Tokyo recorded another six-month high in new cases of COVID-19 on Thursday, a day before the Olympics start, as concerns grow over infections worsening during the Games. On Thursday, 1,979 new cases were recorded, the highest since 2,044 recorded on January 15.
Prime Minister Yoshihide Suga, who is determined to hold the Olympics, put Tokyo under a state of emergency on July 12, but daily cases have increased sharply since then. The emergency measures, which largely include a ban on alcohol sales and shorter hours for restaurants and bars, are set to run until August 22, after the Olympics end on August 8.
Japan has reported about 853,000 cases and 15,100 deaths since the pandemic began, most of them this year. However, the number of cases and deaths as a proportion of the population is much lower than in many other countries.
The Olympics, which have been postponed for a year due to the pandemic, begin on Friday. Spectators are prohibited from all venues in the Tokyo area, with a limited number of audiences allowed in a few remote locations.
Meanwhile, African Guinea withdrew from the Olympics due to the coronavirus. The decision will ban five athletes from competing in the Tokyo Olympics. This was announced by Sports Minister Sanusi Bantama Sow in a letter addressed Wednesday to the President of the Guinean Olympic Committee. He blamed the virus and its variants.
— From The Associated Press and Reuters, last updated at 10:35 a.m. ET
What is happening around the world
As of early Thursday afternoon, more than 192.1 million cases of COVID-19 have been reported worldwide, according to Johns Hopkins University. The reported death toll was more than 4.1 million.
The Americas Faced with a pandemic of unvaccinated people, the Pan American Health Organization said it warned that countries with low vaccination rates were seeing increases in COVID-19 and reiterated the call for vaccine donations.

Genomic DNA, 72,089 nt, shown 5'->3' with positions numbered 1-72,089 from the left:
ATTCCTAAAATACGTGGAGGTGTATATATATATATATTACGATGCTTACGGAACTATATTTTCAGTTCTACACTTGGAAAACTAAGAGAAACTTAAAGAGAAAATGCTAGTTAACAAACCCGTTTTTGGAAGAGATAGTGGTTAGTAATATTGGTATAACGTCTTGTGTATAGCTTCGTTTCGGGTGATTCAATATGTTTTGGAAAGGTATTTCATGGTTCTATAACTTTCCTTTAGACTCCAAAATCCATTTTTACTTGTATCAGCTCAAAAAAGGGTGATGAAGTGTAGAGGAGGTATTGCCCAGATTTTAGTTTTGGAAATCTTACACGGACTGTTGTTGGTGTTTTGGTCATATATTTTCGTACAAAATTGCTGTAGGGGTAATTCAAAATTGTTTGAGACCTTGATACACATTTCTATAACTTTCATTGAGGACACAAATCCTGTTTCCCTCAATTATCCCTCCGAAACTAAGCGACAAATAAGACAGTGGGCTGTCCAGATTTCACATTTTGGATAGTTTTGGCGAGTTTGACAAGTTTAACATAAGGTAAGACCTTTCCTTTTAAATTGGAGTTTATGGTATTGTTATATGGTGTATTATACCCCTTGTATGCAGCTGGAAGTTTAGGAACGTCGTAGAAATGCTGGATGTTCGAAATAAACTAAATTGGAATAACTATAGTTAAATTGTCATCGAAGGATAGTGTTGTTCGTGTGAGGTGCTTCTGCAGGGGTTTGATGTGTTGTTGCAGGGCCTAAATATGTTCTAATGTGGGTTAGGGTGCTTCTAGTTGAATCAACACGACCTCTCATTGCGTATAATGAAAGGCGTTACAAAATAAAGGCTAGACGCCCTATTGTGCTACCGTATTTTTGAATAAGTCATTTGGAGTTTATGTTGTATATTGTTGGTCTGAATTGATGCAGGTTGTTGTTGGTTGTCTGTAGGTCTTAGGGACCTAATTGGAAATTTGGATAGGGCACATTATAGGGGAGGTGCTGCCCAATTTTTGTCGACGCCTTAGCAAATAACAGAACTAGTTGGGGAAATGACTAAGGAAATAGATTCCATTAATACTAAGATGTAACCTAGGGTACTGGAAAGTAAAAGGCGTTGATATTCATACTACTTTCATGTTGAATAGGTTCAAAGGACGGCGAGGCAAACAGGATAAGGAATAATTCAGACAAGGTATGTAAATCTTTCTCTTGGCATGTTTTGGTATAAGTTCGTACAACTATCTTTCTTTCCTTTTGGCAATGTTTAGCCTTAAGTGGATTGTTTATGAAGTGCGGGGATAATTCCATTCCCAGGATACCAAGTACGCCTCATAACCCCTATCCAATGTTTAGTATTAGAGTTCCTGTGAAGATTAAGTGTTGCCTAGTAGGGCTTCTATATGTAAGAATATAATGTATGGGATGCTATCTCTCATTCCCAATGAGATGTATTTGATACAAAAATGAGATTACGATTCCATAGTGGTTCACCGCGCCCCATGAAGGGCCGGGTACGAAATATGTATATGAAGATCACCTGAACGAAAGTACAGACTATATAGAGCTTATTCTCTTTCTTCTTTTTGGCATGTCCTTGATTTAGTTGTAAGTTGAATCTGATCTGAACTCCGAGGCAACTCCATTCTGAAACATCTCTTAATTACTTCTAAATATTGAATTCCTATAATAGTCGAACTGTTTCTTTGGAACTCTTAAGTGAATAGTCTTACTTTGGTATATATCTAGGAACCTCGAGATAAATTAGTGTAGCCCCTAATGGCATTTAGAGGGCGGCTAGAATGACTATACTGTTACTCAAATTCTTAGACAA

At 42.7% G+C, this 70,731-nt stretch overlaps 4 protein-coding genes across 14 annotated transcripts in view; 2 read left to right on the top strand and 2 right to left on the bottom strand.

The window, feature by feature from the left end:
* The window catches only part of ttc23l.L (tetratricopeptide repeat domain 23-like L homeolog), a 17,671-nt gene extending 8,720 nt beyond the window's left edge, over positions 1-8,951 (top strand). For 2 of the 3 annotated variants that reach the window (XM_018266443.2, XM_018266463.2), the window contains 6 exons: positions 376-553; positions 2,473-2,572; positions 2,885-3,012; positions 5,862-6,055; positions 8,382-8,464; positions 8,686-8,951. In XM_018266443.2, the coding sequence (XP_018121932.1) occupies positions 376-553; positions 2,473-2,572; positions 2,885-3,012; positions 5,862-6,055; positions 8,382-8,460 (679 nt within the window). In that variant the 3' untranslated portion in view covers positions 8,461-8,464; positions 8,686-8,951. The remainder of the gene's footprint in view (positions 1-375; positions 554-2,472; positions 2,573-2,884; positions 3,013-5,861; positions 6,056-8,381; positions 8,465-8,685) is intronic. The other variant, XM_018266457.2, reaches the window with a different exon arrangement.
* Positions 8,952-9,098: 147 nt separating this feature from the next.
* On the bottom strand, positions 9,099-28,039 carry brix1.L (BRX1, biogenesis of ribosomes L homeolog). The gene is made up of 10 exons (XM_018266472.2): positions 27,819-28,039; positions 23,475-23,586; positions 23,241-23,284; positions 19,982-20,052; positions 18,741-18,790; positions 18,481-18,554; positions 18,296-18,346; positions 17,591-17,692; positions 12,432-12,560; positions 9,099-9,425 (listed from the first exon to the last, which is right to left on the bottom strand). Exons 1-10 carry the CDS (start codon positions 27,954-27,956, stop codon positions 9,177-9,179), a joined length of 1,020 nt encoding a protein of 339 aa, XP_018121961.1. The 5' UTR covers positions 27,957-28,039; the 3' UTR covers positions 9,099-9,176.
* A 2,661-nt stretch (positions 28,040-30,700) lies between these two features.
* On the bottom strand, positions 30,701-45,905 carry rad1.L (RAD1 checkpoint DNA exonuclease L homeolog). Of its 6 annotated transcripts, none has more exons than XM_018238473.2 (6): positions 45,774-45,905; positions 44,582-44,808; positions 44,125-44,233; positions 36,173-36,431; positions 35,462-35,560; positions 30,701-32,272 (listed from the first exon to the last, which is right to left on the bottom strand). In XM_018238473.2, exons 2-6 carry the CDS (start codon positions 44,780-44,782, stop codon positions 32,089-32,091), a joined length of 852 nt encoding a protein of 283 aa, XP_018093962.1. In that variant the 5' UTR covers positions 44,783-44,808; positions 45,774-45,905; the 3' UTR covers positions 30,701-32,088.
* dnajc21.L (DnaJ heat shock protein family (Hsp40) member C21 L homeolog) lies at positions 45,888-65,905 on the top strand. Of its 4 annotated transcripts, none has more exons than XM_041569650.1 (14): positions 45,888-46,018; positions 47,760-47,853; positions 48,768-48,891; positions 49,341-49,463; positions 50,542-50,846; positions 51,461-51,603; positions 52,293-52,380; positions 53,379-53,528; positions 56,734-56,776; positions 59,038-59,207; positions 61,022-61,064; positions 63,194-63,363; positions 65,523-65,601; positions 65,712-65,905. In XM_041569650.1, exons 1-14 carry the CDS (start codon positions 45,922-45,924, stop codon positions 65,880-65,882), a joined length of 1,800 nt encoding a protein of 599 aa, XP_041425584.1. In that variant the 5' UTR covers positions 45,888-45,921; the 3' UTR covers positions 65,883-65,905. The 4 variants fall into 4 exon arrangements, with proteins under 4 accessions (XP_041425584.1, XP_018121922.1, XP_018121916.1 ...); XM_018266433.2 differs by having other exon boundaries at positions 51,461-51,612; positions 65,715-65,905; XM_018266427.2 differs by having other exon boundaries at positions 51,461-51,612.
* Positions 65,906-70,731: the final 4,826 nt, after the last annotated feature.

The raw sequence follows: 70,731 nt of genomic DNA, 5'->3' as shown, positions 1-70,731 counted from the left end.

AfricaFaced with an acute third wave of COVID-19 infections, the African Union’s special envoy on COVID-19 said Thursday, it will begin receiving the first batch of 400 million doses of vaccines from Johnson & Johnson next week. Only about 60 million doses have been administered out of a total population of 1.3 billion so far on the 55-nation continent.
Meanwhile, Tunisian President Kais Saied said that the Ministry of Military Health will take over the management of the health crisis in the country amid the outbreak of the Corona virus, highlighting the escalation of the battle over the authorities with the Prime Minister.
The European Union It said it will donate more than 200 million doses of coronavirus vaccines to middle and low-income countries before the end of the year. That’s double the initial amount the 27-nation bloc planned to provide, primarily through COVAX, the UN-backed program to provide snapshots to poorer countries around the world.
Supermarkets, wholesalers and carriers in Britain are struggling to ensure stable food and fuel supplies after an official health app asked hundreds of thousands of workers to isolate after coming into contact with someone with COVID-19. The Department of Health said the British government is working closely with those affected sectors, with some 428,000 people being contacted through England’s Covid contact tracing and asking them to self-isolate in the week ending 14 July.
In the Middle eastSaudi Arabia said it has banned direct or indirect travel of citizens to Indonesia due to concerns about the coronavirus outbreak there, the Saudi Press Agency reported.
Israel on Thursday announced plans to allow only people deemed immune to COVID-19 or who have recently tested negative to enter some public places such as restaurants, gyms and synagogues after a surge in coronavirus cases.
— From the Associated Press and Reuters, last updated at 11:50 a.m. ET